It is worth noting that this test part was already metric threaded so I cleaned out enough to get approx the hole needed. You can see the remains of the original threads in the 3rd pic. However this is really only cosmetic and for testing purposes not relevant.
Update on the acme threading - I had another look at the pics and thought I should clarify the topslide (compounds) position that can be seen. It is CLEARLY not set at the proper angle and that is for a reason, it wasn't used. I treated this more as a forming operation and just controlled the depth of cut via the cross slide. I took things very slowly with 0.1mm depth of cuts and cutting oil. While this is not what you would do in a job shop as it takes some time to get to 2.1mm depth that eventually lead to a nice screw engagement it did work with no noticable chatter on the sides of the thread and nothing I could hear.
Given this was a through hole I was able to use 130 rpm no problems and could probably have gone to ~200. The lathe manual states not to exceed 240rpm when threading to avoid excessive stresses on the leadscrew/half-nut.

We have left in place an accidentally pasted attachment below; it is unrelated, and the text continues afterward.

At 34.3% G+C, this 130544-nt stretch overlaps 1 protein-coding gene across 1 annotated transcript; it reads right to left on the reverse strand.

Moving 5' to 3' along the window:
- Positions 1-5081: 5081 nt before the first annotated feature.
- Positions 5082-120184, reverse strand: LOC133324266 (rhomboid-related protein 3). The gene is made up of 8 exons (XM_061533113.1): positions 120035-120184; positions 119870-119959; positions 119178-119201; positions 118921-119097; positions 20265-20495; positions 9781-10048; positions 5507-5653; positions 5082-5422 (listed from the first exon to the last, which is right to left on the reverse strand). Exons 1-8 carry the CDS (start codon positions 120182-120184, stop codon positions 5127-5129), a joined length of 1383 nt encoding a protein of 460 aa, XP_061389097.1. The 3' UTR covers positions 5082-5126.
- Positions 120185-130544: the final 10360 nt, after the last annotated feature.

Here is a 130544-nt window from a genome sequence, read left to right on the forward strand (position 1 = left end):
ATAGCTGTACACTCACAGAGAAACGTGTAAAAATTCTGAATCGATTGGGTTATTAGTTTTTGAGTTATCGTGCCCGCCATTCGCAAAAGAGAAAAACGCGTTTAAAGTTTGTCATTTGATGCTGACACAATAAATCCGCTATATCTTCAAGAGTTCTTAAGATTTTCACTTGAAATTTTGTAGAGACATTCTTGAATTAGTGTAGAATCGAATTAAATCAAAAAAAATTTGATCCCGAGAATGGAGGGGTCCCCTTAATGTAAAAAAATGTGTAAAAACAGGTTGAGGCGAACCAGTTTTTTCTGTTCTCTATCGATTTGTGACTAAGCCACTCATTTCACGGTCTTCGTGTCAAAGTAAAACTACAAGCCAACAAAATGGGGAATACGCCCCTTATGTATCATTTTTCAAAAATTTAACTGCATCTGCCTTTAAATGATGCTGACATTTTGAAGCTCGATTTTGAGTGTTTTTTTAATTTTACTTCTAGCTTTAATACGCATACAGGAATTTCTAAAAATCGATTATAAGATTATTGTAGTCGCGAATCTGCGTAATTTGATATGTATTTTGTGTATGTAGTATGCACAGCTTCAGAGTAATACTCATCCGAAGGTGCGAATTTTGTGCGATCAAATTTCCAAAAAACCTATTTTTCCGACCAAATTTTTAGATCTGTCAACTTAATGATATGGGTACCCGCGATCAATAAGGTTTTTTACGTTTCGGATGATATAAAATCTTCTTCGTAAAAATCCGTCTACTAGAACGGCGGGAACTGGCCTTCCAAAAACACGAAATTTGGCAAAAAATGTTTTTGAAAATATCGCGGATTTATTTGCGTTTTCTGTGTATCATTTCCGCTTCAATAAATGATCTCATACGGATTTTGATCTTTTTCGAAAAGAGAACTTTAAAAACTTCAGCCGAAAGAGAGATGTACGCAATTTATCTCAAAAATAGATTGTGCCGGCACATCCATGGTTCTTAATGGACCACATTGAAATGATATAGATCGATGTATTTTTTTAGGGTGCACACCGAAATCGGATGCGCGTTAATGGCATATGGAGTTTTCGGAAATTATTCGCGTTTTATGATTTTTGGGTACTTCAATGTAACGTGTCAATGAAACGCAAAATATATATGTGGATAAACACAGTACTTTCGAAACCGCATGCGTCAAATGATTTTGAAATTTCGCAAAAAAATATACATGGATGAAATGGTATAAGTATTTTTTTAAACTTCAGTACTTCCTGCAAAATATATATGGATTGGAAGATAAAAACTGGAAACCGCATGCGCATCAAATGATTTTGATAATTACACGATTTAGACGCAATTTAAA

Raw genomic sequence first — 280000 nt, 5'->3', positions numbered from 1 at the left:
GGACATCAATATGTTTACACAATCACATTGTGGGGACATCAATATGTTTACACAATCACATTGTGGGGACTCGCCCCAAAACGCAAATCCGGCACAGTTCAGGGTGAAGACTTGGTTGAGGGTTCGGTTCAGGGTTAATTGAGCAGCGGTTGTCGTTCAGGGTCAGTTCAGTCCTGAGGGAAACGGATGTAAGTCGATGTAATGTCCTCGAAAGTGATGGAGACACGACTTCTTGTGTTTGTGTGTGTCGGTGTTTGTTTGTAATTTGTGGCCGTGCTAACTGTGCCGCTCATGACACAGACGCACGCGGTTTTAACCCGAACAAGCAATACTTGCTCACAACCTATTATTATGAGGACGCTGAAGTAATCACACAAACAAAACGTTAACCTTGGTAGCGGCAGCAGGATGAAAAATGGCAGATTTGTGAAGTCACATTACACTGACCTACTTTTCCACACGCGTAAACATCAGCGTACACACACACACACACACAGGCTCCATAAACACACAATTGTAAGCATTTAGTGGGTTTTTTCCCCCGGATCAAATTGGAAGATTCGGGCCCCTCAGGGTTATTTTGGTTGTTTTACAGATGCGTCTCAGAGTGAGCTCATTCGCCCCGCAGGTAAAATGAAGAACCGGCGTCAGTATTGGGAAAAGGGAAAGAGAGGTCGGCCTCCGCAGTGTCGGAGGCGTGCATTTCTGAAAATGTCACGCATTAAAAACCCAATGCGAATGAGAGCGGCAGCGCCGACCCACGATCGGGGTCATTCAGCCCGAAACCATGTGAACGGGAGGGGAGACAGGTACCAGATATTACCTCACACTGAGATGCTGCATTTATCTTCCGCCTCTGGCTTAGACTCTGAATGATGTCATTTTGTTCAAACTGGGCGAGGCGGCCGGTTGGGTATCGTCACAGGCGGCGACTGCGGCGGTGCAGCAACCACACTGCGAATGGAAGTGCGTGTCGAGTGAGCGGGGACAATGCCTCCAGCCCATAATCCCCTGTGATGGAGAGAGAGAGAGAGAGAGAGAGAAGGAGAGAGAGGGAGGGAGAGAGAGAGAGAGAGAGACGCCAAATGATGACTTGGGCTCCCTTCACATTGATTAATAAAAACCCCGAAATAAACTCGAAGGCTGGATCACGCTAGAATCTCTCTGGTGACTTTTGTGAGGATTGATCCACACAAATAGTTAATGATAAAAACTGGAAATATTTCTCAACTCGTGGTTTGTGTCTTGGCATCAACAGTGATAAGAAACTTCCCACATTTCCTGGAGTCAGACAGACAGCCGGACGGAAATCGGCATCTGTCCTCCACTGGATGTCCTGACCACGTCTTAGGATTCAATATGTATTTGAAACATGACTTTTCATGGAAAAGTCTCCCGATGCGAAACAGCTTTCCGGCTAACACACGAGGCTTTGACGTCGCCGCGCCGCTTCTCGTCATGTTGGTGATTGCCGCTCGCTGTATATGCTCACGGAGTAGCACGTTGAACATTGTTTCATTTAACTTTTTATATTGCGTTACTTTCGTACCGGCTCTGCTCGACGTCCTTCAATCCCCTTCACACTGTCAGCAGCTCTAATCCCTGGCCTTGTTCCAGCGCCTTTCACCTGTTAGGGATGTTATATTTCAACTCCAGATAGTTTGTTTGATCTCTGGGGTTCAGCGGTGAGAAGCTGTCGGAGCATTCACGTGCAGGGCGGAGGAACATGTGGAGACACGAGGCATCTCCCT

Anyway, thought that clarification was probably in order.
More progress on constructing the replacement horizontal leadscrew nut.
Pics 1 and 2 show the prep work on the cast iron round into a rectangle of suitable size. I then drilled a couple of reference points to support setup in the mill.
Pic 3 shows setting up the offset using an alignment bar and DTI.
Pic 4 is after a LOT carefull threading. We have a finished 6tpi acme thread. It's perhaps not as good a fit as I might like but it doesn't seem to have much if any slope down the axis of travel.
Finally finished the leadscrew nut today. After a test fit I discovered there was no value to be gained by rounding the end over like the original. I suspect that was done on the original casting to save material. It is not needed for clearance.
Pics attached ...
#1 to #4 show the initial machining results.
#5 shows the relief cut into the new nut
#6 installed and ready to have the table assembly begin. I have installed the table slide and tested things. It runs super smooth. Very happy.